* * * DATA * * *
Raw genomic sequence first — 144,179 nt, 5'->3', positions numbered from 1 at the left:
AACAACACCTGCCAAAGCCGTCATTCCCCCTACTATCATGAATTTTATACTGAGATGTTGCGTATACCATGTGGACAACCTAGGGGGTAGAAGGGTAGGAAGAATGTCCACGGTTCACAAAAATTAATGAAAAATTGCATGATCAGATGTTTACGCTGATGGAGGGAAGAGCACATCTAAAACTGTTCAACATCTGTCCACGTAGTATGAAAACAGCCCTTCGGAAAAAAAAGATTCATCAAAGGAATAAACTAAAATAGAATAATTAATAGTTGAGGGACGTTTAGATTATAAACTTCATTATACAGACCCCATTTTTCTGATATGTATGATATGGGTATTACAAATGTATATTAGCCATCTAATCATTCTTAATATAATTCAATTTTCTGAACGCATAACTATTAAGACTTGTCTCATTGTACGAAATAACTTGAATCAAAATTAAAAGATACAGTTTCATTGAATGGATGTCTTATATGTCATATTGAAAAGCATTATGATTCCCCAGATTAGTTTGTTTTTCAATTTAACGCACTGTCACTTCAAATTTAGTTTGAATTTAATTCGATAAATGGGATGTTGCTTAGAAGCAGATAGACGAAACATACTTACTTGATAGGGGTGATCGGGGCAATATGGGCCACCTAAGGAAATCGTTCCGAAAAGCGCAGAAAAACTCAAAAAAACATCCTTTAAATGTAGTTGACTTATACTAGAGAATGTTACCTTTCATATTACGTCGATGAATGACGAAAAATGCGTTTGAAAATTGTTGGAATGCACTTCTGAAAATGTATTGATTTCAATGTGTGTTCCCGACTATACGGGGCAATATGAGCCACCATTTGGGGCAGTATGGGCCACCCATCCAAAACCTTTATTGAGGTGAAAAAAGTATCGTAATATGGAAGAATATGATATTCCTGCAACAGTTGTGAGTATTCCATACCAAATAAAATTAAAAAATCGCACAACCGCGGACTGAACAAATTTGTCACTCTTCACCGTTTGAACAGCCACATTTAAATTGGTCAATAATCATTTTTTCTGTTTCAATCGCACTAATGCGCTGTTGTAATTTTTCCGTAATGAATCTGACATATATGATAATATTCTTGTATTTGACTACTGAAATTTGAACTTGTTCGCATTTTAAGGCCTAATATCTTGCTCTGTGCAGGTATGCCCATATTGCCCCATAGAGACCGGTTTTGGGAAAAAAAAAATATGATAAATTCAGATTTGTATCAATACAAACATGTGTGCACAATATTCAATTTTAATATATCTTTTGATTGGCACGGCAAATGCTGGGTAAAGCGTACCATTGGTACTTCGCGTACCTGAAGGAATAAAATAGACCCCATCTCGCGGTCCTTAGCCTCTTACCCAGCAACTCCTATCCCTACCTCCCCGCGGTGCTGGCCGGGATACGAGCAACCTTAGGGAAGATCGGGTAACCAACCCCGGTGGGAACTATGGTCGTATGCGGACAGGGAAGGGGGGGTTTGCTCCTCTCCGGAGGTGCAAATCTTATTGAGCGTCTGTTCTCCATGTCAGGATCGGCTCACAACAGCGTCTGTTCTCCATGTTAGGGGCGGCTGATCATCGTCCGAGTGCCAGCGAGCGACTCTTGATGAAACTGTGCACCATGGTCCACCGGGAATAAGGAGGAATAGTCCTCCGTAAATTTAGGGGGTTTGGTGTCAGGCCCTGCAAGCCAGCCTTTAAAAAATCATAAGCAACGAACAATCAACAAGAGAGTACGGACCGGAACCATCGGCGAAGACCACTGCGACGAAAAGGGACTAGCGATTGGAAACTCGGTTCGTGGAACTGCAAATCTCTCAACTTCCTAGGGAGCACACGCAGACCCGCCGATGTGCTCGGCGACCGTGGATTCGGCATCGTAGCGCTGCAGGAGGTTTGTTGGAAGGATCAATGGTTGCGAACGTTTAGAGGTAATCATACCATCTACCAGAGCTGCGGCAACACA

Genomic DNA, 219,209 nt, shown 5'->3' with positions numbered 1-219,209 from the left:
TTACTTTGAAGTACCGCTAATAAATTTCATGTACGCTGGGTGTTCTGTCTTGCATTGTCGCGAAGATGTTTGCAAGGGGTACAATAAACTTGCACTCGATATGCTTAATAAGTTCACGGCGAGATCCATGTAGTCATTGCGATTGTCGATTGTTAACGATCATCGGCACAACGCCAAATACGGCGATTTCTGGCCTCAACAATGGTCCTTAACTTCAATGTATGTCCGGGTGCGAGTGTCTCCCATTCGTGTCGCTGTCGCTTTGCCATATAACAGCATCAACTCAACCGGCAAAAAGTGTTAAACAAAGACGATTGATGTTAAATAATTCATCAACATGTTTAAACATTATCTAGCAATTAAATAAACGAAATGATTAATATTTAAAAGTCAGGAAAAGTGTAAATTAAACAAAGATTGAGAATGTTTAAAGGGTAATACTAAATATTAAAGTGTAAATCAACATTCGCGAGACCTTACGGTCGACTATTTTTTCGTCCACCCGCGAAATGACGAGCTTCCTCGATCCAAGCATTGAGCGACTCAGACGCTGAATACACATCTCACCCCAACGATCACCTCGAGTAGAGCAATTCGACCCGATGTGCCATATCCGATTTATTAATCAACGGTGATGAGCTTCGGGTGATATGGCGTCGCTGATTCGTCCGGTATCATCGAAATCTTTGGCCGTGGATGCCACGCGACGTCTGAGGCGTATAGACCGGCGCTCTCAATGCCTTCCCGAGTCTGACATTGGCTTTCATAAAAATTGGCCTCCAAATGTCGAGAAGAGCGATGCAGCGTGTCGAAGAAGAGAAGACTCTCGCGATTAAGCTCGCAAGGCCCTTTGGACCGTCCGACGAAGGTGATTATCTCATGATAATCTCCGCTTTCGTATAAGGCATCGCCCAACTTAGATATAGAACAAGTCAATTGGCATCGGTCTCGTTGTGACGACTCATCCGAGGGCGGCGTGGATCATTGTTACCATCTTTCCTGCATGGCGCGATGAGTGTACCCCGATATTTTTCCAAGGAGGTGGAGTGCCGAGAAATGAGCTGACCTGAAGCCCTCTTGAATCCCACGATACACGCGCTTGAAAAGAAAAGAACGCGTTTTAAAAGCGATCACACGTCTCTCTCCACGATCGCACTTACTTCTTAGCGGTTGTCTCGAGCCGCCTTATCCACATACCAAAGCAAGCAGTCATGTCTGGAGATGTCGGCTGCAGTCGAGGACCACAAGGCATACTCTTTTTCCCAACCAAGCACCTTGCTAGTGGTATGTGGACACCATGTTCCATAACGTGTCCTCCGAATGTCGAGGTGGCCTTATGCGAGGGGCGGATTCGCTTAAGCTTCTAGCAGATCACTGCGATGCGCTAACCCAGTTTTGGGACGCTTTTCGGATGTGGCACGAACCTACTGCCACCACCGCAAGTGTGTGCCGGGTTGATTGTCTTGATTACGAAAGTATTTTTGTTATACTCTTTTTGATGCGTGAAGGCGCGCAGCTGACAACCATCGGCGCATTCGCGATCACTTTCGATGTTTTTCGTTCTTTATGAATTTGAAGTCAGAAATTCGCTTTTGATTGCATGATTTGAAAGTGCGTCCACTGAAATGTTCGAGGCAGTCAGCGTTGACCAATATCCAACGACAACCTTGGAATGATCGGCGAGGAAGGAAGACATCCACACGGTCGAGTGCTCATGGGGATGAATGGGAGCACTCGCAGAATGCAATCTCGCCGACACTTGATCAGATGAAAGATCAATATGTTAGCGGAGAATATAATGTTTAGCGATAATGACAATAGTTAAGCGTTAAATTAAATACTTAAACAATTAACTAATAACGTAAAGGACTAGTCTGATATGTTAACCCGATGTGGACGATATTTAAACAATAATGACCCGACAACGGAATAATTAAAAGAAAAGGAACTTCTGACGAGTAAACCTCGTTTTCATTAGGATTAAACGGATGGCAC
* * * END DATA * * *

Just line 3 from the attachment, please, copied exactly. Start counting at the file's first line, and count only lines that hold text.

Genomic DNA, 219,209 nt, shown 5'->3' with positions numbered 1-219,209 from the left: